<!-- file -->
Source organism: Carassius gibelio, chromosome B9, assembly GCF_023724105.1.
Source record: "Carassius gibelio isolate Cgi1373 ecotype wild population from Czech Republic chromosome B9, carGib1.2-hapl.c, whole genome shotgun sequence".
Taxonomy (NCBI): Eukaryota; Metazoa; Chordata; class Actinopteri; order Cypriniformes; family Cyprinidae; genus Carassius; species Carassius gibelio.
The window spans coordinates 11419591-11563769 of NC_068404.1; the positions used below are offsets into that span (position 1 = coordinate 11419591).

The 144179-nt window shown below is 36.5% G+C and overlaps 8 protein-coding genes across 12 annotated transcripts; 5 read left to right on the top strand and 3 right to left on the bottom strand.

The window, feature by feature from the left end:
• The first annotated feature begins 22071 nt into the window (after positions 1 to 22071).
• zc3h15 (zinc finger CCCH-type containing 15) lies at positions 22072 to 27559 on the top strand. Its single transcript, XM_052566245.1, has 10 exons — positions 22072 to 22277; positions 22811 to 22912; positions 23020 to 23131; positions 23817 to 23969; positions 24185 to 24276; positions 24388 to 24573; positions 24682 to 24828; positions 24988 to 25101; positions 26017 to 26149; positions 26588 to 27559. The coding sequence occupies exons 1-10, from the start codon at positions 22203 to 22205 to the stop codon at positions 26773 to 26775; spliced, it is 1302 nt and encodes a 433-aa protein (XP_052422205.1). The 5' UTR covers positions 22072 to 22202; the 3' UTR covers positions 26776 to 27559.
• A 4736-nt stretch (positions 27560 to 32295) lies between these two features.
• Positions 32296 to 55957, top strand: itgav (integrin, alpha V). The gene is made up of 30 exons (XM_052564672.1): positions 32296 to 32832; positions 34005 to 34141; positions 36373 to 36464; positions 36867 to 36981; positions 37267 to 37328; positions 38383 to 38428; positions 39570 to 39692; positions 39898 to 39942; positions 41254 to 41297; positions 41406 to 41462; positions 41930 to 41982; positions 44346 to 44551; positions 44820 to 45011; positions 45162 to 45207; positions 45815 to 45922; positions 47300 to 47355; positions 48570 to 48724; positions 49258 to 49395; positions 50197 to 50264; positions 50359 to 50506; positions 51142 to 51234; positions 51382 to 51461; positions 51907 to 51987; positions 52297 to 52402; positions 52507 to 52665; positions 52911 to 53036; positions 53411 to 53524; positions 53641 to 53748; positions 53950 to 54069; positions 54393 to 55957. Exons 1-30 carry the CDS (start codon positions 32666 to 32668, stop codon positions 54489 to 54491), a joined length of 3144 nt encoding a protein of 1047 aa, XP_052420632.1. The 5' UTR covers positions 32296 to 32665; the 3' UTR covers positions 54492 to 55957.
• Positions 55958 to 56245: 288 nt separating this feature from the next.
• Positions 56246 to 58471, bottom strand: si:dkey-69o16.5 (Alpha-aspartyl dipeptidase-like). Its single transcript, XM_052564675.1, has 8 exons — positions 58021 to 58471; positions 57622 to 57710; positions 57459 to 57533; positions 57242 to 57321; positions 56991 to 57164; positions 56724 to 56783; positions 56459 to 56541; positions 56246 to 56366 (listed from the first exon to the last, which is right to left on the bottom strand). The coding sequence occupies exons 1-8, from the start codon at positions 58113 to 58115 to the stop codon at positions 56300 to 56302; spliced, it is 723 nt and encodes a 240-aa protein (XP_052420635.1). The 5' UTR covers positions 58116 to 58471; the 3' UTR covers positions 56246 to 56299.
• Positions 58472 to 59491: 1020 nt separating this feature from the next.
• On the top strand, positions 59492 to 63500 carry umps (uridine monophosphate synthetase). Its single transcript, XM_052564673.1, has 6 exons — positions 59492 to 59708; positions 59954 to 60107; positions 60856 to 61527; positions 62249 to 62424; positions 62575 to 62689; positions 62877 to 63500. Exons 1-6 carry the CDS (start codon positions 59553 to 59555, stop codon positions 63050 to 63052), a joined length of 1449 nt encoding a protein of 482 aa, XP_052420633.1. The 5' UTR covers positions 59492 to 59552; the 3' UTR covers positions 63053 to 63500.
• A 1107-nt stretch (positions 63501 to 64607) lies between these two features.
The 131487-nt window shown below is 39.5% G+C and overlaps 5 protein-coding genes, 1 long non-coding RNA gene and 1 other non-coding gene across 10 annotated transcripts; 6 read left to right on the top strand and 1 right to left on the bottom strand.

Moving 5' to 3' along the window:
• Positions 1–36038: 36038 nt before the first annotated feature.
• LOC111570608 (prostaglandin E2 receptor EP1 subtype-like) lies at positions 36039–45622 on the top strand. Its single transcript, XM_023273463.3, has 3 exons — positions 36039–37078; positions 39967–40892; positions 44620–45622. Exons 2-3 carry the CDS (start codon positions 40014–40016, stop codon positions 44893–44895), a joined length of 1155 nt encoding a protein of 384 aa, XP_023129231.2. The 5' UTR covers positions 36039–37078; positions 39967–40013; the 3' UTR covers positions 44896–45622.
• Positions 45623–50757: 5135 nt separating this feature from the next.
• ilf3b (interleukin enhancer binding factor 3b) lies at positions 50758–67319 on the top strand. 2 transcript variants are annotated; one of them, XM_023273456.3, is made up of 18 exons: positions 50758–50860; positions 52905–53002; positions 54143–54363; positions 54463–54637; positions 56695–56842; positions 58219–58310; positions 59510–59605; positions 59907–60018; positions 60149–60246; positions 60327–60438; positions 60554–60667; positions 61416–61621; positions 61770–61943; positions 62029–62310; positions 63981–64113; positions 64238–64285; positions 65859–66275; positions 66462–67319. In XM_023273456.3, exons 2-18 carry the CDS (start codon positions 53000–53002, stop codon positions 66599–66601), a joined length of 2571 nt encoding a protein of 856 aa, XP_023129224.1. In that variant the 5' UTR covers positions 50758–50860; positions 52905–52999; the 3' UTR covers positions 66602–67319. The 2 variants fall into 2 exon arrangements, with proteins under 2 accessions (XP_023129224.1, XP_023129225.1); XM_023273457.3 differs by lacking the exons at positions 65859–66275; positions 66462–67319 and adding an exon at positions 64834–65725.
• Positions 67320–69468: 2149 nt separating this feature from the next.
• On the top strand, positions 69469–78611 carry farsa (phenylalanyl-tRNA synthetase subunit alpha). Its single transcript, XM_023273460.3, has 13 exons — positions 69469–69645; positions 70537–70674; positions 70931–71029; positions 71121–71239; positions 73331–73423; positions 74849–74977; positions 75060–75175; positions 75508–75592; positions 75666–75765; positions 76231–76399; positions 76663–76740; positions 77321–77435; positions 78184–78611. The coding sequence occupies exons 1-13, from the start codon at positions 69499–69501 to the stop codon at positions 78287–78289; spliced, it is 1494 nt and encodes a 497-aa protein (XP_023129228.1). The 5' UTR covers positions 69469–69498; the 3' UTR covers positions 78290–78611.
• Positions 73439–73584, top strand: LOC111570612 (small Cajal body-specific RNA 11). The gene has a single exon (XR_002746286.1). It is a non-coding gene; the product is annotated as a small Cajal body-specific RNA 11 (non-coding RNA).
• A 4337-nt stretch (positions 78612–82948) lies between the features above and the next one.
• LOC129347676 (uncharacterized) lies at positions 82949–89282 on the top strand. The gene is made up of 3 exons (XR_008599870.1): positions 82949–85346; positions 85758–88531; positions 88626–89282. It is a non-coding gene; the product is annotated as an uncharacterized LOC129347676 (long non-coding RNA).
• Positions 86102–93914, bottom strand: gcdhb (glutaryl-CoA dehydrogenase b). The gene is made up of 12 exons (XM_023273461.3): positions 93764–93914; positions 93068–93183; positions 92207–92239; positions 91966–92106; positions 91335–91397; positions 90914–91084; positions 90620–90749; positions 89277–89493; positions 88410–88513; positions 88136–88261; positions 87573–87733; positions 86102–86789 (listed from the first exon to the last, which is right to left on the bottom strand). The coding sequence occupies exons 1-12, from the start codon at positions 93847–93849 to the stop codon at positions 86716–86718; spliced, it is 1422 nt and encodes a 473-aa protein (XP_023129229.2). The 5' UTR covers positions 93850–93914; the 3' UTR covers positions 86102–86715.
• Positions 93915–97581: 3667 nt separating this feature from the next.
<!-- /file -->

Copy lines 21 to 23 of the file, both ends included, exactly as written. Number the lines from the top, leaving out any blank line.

• ilf3b (interleukin enhancer binding factor 3b) lies at positions 50758–67319 on the top strand. 2 transcript variants are annotated; one of them, XM_023273456.3, is made up of 18 exons: positions 50758–50860; positions 52905–53002; positions 54143–54363; positions 54463–54637; positions 56695–56842; positions 58219–58310; positions 59510–59605; positions 59907–60018; positions 60149–60246; positions 60327–60438; positions 60554–60667; positions 61416–61621; positions 61770–61943; positions 62029–62310; positions 63981–64113; positions 64238–64285; positions 65859–66275; positions 66462–67319. In XM_023273456.3, exons 2-18 carry the CDS (start codon positions 53000–53002, stop codon positions 66599–66601), a joined length of 2571 nt encoding a protein of 856 aa, XP_023129224.1. In that variant the 5' UTR covers positions 50758–50860; positions 52905–52999; the 3' UTR covers positions 66602–67319. The 2 variants fall into 2 exon arrangements, with proteins under 2 accessions (XP_023129224.1, XP_023129225.1); XM_023273457.3 differs by lacking the exons at positions 65859–66275; positions 66462–67319 and adding an exon at positions 64834–65725.
• Positions 67320–69468: 2149 nt separating this feature from the next.
• On the top strand, positions 69469–78611 carry farsa (phenylalanyl-tRNA synthetase subunit alpha). Its single transcript, XM_023273460.3, has 13 exons — positions 69469–69645; positions 70537–70674; positions 70931–71029; positions 71121–71239; positions 73331–73423; positions 74849–74977; positions 75060–75175; positions 75508–75592; positions 75666–75765; positions 76231–76399; positions 76663–76740; positions 77321–77435; positions 78184–78611. The coding sequence occupies exons 1-13, from the start codon at positions 69499–69501 to the stop codon at positions 78287–78289; spliced, it is 1494 nt and encodes a 497-aa protein (XP_023129228.1). The 5' UTR covers positions 69469–69498; the 3' UTR covers positions 78290–78611.